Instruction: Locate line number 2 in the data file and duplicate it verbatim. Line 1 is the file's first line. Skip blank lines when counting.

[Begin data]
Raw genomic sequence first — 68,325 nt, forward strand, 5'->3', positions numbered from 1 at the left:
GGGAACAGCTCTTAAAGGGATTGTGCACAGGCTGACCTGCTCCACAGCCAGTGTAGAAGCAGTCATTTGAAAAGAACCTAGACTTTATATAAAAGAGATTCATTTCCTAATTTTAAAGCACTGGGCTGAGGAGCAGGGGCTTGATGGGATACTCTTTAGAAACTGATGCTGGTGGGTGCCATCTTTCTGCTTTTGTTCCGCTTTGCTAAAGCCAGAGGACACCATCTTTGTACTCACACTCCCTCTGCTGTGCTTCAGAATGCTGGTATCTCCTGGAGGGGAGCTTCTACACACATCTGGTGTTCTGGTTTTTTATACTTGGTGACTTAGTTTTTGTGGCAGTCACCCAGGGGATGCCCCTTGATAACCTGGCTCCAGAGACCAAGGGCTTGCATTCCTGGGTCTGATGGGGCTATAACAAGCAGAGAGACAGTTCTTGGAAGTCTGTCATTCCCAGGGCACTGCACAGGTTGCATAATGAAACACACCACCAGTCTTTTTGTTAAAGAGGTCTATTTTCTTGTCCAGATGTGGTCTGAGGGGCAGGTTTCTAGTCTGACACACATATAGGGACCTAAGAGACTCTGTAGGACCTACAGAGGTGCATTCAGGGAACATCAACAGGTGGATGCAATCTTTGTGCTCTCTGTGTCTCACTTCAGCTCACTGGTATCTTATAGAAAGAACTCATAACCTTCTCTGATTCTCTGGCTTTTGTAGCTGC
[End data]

GGGAACAGCTCTTAAAGGGATTGTGCACAGGCTGACCTGCTCCACAGCCAGTGTAGAAGCAGTCATTTGAAAAGAACCTAGACTTTATATAAAAGAGATTCATTTCCTAATTTTAAAGCACTGGGCTGAGGAGCAGGGGCTTGATGGGATACTCTTTAGAAACTGATGCTGGTGGGTGCCATCTTTCTGCTTTTGTTCCGCTTTGCTAAAGCCAGAGGACACCATCTTTGTACTCACACTCCCTCTGCTGTGCTTCAGAATGCTGGTATCTCCTGGAGGGGAGCTTCTACACACATCTGGTGTTCTGGTTTTTTATACTTGGTGACTTAGTTTTTGTGGCAGTCACCCAGGGGATGCCCCTTGATAACCTGGCTCCAGAGACCAAGGGCTTGCATTCCTGGGTCTGATGGGGCTATAACAAGCAGAGAGACAGTTCTTGGAAGTCTGTCATTCCCAGGGCACTGCACAGGTTGCATAATGAAACACACCACCAGTCTTTTTGTTAAAGAGGTCTATTTTCTTGTCCAGATGTGGTCTGAGGGGCAGGTTTCTAGTCTGACACACATATAGGGACCTAAGAGACTCTGTAGGACCTACAGAGGTGCATTCAGGGAACATCAACAGGTGGATGCAATCTTTGTGCTCTCTGTGTCTCACTTCAGCTCACTGGTATCTTATAGAAAGAACTCATAACCTTCTCTGATTCTCTGGCTTTTGTAGCTGC